An Open Letter to Kids Who Stutter

  A few weeks ago, Craig Coleman, a professor and seasoned speech pathologist, invited me to speak with a group of 8 or 9 year-olds about my life as a "successful" person who stutters ("successful" was his word, not mine) for a program called Stuttering U. 

  Stuttering U. is a two-week program for children who stutter, their families and speech-language pathologists. 

  I am sooo flattered that Craig asked me to speak, I'm totally unworthy. Because I couldn't fly out to Virginia for the event, I spoke with the class via Skype. 

 "This is your chance to tell them what you would have wanted someone to tell you when you were a kid!" Craig told me before the event.

  So many things ran through my mind when Craig told me this. So, I wrote the children a letter, and I want to share it with you guys today. I hope you all enjoy! Drop me a comment, email me, whatever you wish! I'd love to hear your thoughts.

(Side Note: Along with getting to speak with a bunch of kids about stuttering, I GOT A COOL  SHIRT! YAY!!)

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  I began stuttering when I was 8 or 9 years old. And I didn’t really mind it at first. I didn’t think about it much and I definitely wasn’t upset about it. But then people began making fun of me for it. I was picked on at school and that’s when I began having bad feelings about my stutter and myself. But I know now that the only reason I began to see my stutter as a bad thing is because people had told me it was. I believe that If I had never experienced that ridicule and rejection early on in my life, I may not have gotten so sad about my stutter. 

  I say all of that to say this: You can’t let people influence how you feel about yourself. It’s okay that you stutter. You’re smart and you’re all beautiful and handsome and funny and cool and you stutter, and that’s all okay.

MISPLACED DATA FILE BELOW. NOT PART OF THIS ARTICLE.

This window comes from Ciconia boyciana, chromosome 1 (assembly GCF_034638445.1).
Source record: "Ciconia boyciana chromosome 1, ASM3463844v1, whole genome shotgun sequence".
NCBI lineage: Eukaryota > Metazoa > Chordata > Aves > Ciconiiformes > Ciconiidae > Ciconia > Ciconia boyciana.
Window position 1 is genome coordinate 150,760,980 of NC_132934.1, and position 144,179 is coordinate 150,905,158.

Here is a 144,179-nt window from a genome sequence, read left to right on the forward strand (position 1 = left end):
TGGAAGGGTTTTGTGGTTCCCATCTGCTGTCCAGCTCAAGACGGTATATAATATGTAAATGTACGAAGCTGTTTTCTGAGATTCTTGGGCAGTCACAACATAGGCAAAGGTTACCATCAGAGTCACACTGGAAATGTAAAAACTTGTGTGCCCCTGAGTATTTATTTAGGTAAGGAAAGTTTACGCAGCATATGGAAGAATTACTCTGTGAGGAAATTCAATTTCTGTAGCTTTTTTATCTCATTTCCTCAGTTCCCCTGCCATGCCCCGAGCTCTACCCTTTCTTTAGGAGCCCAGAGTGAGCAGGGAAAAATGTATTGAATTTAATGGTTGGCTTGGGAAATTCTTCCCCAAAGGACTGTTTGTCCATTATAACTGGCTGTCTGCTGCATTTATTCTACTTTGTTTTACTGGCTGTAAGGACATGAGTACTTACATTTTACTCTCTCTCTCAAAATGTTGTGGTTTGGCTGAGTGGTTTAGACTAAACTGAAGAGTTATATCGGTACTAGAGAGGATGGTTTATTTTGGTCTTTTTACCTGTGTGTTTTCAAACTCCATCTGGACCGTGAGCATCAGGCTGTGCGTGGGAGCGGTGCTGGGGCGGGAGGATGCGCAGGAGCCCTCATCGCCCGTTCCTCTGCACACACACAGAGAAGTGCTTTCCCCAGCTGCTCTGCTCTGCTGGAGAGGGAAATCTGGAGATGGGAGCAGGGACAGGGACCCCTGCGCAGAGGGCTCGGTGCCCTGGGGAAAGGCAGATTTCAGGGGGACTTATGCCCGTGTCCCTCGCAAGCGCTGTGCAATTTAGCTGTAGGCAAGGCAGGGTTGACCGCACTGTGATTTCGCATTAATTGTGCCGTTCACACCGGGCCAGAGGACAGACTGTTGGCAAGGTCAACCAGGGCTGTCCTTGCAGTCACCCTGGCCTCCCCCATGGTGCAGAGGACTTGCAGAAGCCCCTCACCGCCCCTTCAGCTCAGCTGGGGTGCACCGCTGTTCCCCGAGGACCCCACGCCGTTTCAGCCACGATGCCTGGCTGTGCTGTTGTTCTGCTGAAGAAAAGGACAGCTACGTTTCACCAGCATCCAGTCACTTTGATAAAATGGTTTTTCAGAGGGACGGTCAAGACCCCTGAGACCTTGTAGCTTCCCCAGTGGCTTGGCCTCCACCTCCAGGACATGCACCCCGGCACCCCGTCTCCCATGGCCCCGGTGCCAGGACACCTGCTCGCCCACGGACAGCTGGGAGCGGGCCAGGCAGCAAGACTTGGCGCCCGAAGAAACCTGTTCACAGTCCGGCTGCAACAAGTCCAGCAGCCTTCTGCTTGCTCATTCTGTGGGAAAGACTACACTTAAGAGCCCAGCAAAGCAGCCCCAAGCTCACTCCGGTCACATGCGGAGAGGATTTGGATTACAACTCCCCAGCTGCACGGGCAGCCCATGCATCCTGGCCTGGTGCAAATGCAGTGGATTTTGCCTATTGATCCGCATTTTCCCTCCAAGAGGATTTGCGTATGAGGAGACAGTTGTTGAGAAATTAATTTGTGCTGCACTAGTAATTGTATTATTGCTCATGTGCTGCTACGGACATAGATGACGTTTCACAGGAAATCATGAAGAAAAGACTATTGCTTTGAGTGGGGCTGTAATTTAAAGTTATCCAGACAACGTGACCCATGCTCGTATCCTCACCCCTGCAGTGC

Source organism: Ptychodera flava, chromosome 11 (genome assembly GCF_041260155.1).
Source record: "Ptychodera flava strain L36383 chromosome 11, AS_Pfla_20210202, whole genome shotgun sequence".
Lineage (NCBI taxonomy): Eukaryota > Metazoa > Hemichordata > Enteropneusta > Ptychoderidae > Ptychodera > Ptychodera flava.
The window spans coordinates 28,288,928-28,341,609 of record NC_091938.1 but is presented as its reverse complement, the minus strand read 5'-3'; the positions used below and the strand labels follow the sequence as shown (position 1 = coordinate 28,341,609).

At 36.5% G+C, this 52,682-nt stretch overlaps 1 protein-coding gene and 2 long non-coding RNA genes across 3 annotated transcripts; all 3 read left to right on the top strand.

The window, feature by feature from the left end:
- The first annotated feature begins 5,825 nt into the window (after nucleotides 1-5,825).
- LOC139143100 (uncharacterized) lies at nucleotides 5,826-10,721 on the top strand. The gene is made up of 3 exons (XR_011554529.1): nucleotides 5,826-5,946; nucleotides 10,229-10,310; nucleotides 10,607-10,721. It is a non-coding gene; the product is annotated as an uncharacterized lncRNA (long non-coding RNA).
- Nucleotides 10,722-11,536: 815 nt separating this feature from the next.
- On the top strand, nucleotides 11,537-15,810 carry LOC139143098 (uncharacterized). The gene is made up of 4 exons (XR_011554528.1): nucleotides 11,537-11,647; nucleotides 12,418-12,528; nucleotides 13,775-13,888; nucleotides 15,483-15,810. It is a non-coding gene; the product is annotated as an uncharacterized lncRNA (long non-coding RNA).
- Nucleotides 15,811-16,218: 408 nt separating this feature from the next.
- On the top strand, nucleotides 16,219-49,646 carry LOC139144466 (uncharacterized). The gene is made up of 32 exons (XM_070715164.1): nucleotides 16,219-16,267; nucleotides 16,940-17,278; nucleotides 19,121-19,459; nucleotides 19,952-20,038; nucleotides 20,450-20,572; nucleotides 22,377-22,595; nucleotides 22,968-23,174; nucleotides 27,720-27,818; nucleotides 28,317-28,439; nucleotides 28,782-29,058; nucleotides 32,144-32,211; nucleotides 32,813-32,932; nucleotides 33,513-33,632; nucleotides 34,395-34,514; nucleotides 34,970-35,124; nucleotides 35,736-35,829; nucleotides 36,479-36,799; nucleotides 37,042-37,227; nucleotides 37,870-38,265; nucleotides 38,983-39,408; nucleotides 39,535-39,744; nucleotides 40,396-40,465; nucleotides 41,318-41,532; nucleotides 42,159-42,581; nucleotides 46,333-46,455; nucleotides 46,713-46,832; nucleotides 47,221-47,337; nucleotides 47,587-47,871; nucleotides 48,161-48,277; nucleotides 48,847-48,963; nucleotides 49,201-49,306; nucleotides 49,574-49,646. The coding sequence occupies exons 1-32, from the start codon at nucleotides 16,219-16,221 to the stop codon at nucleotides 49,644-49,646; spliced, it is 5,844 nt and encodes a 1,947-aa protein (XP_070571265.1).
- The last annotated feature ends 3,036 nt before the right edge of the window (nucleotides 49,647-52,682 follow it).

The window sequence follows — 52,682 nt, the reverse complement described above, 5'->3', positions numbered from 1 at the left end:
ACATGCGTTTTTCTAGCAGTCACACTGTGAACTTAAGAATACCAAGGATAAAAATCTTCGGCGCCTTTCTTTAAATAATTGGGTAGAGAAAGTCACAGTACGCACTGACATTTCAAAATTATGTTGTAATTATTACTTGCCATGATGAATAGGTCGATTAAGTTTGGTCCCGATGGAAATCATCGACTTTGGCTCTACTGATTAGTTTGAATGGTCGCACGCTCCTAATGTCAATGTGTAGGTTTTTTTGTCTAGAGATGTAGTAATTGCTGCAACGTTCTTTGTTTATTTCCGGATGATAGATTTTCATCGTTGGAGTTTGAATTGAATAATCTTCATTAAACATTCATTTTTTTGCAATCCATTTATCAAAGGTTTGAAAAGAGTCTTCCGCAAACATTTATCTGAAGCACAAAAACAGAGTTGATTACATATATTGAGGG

No matter what people say about you, you still have value. You still matter and you’’re still important. The great thing is that nothing people say about you can change who you are. 

  This is still something I struggle with, but I made a decision a while ago that I would be happy and love myself no matter what people said about me, no matter how much I stuttered in a conversation. No matter how many people laugh at me and no matter how long it takes me to say my name.

    Life is not easy for stutterers. I’ve been fired from a job because I stutter, I’ve been embarrassed in front of colleagues and people have used my stutter to treat me unfairly. But none of that matters, because who I am does not change when people treat me this way. 

  One key thing to remember is that there are nice people out there, they are everywhere. There are people who will be kind and patient with you. People who will think your stutter is cool! People who will stick up for you. These are the people you keep around.

   I wish I had the opportunity to attend a program like Stuttering U. when I was your age. I was picked on at school and then I went home and would be picked on some more. I had very little support, but that taught me how to be strong and how to love myself for no reason. I think I’m great, and I don’t need a reason to. You are all great too. You’re important no matter how people treat you. 

   Your stutter may change the way you speak, but it doesn’t diminish the importance of what you have to say.